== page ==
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Uhuru vows to deepen war on graft as he calls for political tolerance ahead of August elections

By Daniel Psirmoi | January 2nd 2017
President Uhuru Kenyatta addresses a joint press conference at State House in Nairobi. (Photo:Boniface Okendo/Standard)

President Uhuru Kenyatta welcomed the New Year by attacking the Opposition.

The President accused the Opposition of perpetuating politics of confrontation through street protests so as to gain political relevance.

In his speech, the President called for political tolerance among Kenyans, as the country heads to the August 8 General Election.

He called on the youth not to accept to be used by politicians for for selfish interests.

He warned that the Government will not allow the country to be destroyed by a few politicians who believe in violent confrontation and provocation through street protests and mass action.

"I tell our young people not to allow themselves to be used. These people care very little about them," he said.

CORD leader Raila Odinga last year led the Opposition troops in street demonstrations, as they pushed for the reconstitution of the Independent Electoral and Boundaries (IEBC).

The protests yielded results as the commission chairman Issack Hassan and his fellow commissioners agreed to vacate office.

However, the victory came at a cost as some demonstrators lost their lives and traders were left counting heavy losses.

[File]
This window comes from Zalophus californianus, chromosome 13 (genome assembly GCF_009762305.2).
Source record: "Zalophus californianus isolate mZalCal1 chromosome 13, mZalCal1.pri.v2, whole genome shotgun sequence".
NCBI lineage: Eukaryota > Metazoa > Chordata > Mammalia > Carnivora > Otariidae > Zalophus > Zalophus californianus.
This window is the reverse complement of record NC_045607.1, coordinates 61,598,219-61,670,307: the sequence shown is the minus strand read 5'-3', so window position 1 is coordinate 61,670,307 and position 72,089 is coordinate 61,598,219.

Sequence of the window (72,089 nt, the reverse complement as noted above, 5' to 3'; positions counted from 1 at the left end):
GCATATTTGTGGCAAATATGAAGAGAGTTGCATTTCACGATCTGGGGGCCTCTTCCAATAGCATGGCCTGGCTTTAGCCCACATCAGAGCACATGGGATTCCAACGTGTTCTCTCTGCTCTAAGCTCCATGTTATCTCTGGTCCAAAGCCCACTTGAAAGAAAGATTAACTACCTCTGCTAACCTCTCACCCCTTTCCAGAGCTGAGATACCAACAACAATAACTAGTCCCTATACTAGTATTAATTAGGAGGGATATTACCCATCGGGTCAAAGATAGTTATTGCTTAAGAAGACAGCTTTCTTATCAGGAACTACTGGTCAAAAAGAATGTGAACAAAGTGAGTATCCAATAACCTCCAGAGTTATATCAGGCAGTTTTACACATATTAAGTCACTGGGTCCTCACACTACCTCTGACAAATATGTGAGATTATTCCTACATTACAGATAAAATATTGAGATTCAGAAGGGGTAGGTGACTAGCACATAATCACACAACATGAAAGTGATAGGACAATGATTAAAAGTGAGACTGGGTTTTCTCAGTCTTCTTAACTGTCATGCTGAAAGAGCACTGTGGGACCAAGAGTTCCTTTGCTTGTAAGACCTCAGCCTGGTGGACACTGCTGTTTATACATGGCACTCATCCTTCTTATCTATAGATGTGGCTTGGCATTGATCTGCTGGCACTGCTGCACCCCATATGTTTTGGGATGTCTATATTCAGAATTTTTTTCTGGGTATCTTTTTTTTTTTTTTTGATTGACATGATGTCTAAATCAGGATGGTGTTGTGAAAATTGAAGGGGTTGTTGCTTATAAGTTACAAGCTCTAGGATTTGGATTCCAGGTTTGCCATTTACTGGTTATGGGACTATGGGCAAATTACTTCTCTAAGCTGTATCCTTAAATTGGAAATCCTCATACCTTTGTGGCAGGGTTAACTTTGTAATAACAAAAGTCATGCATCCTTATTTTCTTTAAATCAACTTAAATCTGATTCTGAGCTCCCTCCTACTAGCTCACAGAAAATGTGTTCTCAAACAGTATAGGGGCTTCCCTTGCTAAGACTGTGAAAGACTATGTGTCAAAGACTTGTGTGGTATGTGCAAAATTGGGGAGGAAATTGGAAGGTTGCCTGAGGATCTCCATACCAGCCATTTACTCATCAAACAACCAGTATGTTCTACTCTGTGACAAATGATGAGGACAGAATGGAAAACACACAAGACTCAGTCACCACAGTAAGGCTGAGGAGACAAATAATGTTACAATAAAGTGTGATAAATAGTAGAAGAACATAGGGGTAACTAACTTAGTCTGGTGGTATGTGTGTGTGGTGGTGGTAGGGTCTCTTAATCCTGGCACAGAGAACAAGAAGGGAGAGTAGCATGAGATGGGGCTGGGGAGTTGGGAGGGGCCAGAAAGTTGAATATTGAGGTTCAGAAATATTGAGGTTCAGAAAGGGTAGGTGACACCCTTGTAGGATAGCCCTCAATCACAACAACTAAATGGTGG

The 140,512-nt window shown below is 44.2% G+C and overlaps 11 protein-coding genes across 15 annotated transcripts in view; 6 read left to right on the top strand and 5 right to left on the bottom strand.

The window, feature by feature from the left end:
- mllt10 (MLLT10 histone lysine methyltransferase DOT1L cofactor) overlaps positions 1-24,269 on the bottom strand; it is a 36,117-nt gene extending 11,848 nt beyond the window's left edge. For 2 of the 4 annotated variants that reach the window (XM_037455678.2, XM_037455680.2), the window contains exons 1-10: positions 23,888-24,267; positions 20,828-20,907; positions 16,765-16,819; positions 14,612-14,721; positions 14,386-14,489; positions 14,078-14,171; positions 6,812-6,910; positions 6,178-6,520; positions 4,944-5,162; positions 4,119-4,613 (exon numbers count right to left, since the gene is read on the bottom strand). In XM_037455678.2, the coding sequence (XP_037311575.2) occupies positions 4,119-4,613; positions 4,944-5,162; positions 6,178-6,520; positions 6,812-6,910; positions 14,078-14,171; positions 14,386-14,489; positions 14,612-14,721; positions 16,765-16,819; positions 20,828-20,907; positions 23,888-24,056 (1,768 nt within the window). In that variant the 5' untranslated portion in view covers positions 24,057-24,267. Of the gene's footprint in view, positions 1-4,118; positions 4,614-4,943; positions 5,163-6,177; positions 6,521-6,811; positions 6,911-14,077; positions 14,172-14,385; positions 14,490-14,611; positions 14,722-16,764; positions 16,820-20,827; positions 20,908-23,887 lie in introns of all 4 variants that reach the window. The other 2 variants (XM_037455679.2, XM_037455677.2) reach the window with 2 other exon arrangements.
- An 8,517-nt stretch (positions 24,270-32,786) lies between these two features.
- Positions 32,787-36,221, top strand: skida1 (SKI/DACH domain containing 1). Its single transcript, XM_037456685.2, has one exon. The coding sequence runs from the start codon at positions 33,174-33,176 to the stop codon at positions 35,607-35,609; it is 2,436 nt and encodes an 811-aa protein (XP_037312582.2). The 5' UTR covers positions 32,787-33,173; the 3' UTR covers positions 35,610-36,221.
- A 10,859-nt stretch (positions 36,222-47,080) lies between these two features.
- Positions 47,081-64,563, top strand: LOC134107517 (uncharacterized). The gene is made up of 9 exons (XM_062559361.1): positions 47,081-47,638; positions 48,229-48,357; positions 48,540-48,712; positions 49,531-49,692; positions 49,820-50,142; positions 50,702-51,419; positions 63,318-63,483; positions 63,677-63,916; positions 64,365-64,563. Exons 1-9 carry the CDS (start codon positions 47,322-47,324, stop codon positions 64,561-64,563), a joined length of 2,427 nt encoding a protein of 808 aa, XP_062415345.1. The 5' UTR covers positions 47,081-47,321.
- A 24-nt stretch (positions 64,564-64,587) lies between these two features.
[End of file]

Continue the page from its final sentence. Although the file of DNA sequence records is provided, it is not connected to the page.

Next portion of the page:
"I want to let every Kenyan know that I will not allow anyone to drive our country into violence. We will fight such efforts with every legal and political tool at our disposal. We have not worked this hard as a people to be diverted to a useless and violent destination by individuals who have so little to offer," said Uhuru.

He added: "As we enter the election circle, I call on all Kenyans to be peaceful, and on all leaders to preach peace during the campaigns. The elections will be free, fair and transparent. We expect all contestants to accept the results."

The President also called on all Kenyans to unite in the fight against corruption, and warned leaders against politicising the war against the vice.

"There is no silver bullet for corruption. Efforts must be sustained and undertaken in multiple sectors and levels. Rooting out this vice will not come overnight, just as it did not rise overnight but has been with us for many years," Uhuru said.

"I have also learnt that progress is delayed when the fight against corruption is politicised and cynical lies and smears utilised for narrow political interests," he added.

He said the Government had continued to deal with emerging cases of corruption in the public service, noting that the multi-agency approach adopted by Jubilee had led to more cases against senior officials.

"I have been and remain unequivocal that we must go beyond arrests and prosecutions, to convictions," he said.

He lauded Chief Justice David Maraga for giving an assurance that rich and powerful corrupt individuals will not be allowed to abuse court processes to delay justice.

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